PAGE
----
$$EE = NN = GG = 1, \quad EN = -NE, \quad NG = -GN, \quad GE = -EG$$

The geometric product is also associative.

Now then, let's consider the following case: the device starts in standard position $X = E$, etc. and is rotated in the $NG$ plane by $\pi/2$, and then in the $EN$ plane by $\pi /2$. We want to find the angle $Y$ makes with $N$--and $Y$ (after these rotations) in general. The answer should be obvious, thanks to our choice of angles. First $Y$ goes to $G$, and it stays there after the second rotation. Let's work it, however, with the formalism of rotors.

Rotors in 3d take the following basic form: if $A$ and $B$ are orthonormal vectors in the plane of rotation, and the direction of the rotation would rotate $A$ toward $B$, then a rotation in the plane $AB$ by $\phi$ has the rotor $R$:

$$R = \exp(-AB \phi/2) = \cos \frac{\phi}{2} - AB \sin \frac{\phi}{2}, \quad \underline R(a) = R a R^{-1}$$

Let's compute our rotors for the sequence described. First we have a rotation by $\pi/2$ in the $NG$ plane:

$$R_1 = \cos \frac{\pi}{4} - NG \sin \frac{\pi}{4} = \frac{1 - NG}{\sqrt{2}}$$

Similarly, for the subsequent rotation in the $EN$ plane, we have

$$R_2 = \frac{1 - EN}{\sqrt{2}}$$

The convenience of rotors is that we can multiply them to chain rotations, without having to multiply whole matrices.

$$R = R_2 R_1 = \frac{1}{2} (1 - NG - EN + ENNG) = \frac{1}{2} (1 - NG - EN - GE)$$

Remember that $NN = 1$ to get the above simplification. We can interpret this as the net rotation as being in the plane perpendicular to $N + E + G$. Note that the angle of rotation is $2\arccos \frac{1}{2} = 2\pi/3$, even though we know that $Y = G$ is only $\pi/2$ away from the standard position $Y = N$. This is an important point. This $2\pi/3$ and the rotation axis $E + N + G$ completely describe the rotation (and thus, how to undo that rotation).

You can, of course, instead decide to compute the rotation of $N$ to $\underline R(N)$ and then take the dot product, noting that this gets you the angle between $N$ and its image. That will be the shortest angle that will restore $N = Y$, but it will not in general restore the whole device to standard position. It is, however, quite easy to use $N$ and its image $\underline R(N)$ to generate a new rotor that rotates back to $Y = N$ in the shortest possible angle. That would require me to introduce the wedge product to you, though, as well as normalization of bivectors, which seems a little out of scope.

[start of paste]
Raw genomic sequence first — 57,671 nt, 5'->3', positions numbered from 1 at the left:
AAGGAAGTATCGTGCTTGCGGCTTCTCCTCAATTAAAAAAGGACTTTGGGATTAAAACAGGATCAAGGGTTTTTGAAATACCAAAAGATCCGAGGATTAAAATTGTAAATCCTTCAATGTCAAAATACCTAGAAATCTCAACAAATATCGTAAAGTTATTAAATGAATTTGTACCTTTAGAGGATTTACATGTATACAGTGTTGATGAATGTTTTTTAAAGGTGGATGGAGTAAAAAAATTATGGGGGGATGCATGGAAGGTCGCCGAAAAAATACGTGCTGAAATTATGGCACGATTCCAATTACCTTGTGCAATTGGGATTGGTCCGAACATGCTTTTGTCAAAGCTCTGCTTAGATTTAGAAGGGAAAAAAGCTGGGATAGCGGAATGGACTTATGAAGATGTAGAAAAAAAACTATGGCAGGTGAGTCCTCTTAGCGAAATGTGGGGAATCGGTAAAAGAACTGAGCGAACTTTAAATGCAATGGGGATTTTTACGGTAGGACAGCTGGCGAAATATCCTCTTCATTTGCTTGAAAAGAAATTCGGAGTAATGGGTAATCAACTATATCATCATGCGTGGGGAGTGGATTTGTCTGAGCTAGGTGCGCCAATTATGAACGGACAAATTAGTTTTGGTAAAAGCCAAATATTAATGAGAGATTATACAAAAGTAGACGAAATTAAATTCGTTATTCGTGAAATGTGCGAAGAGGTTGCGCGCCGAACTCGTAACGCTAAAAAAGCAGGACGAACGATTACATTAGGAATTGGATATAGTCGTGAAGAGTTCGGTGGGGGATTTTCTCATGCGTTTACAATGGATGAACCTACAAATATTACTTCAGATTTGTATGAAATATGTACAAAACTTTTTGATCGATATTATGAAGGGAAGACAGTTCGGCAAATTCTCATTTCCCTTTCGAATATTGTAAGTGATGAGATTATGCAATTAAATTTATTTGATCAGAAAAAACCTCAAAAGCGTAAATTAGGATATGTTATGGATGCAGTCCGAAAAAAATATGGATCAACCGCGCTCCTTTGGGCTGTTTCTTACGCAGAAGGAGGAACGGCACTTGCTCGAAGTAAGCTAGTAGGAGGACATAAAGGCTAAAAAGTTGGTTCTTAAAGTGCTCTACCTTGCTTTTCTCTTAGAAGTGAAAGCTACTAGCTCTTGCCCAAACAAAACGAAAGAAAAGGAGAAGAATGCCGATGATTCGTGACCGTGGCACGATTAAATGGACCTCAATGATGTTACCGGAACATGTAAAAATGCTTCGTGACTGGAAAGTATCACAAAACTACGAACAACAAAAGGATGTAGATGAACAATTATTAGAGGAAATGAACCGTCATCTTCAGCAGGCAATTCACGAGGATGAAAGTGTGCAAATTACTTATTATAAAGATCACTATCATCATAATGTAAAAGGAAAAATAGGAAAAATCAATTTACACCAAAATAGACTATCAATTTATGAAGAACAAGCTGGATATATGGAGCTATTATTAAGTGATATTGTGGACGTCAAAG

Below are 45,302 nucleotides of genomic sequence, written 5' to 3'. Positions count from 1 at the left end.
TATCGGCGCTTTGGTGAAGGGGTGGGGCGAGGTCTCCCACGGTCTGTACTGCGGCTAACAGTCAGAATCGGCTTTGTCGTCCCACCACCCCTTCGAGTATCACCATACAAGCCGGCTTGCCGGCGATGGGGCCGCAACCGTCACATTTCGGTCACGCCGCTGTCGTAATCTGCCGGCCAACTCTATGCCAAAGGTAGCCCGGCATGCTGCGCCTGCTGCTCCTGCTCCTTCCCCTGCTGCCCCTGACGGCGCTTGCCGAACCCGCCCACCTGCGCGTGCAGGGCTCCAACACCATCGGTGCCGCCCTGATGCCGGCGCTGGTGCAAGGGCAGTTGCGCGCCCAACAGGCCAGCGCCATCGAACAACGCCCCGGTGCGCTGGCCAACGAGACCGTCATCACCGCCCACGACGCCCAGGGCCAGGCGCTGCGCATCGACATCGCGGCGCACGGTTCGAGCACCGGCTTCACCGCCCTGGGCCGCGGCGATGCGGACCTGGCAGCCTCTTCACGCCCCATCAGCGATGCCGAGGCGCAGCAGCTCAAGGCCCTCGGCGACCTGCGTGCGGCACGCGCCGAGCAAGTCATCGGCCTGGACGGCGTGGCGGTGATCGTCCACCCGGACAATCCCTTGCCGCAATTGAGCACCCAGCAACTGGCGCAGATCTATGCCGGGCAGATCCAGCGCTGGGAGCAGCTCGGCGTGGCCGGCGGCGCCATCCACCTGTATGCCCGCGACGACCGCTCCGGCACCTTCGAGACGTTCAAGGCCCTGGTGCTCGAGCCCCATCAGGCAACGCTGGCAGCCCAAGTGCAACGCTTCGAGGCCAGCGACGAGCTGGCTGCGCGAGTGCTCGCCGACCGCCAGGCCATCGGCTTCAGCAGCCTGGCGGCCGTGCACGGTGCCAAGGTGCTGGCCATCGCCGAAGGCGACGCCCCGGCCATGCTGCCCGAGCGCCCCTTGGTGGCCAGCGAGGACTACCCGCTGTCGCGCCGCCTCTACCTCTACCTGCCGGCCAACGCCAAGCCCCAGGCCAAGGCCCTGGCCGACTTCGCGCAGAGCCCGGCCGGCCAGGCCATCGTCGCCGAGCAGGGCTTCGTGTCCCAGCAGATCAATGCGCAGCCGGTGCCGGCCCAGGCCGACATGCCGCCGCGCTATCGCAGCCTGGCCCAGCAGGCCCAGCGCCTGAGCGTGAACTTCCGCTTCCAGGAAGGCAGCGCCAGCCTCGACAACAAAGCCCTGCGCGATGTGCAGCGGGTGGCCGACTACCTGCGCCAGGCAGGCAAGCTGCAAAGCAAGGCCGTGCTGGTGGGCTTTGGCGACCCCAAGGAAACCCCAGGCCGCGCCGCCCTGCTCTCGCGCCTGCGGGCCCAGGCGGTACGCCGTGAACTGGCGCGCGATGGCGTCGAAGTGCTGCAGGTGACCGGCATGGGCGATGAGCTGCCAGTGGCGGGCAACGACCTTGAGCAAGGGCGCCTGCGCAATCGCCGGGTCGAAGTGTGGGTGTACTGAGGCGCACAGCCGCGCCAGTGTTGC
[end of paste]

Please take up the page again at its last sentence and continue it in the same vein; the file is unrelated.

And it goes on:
There are also some nitpicky details about your problem and what Android provides to you that will be of interest. For instance, you might have everything in terms of the $XYZ$ to begin with. That doesn't seriously change the method; you just have to reference everything in that basis, including your rotors and the rotations involved. Successive rotations about transformed axes require some care, but a general result is that there are equivalent rotations that use only fixed axes instead.

Edit: Oh, so all you really want is the projection of $N$ onto the $XY$ plane. Well, why didn't you just say so! This calculation gets a little tedious, so I used python's geometric algebra module.

Start with a rotor $R = \alpha + \beta YZ + \gamma ZX + \delta XY$. The rotation of $Y$ should then point north.

$$N = RYR^{-1} = 2(\alpha \delta + \beta \gamma)X + (\alpha^2 -\beta^2 + \gamma^2 -\delta^2) Y + 2(\gamma \delta - \alpha \beta) Z$$

Just throw away the $Z$ component, and you're done (you will have to renormalize to get a unit vector, but you can get the angle relative to $X$ in the usual way, using arctangent). One thing that could pose problems is that if the device has its long dimension pointing straight up, then $N = Z$, and there may be no projection at all. You may just not want to update the compass if there is a particularly large change or if you can recognize that the $X$ and $Y$ components of the resulting vector $N$ are too small. But as you noted, that's a pretty edge case for using a phone.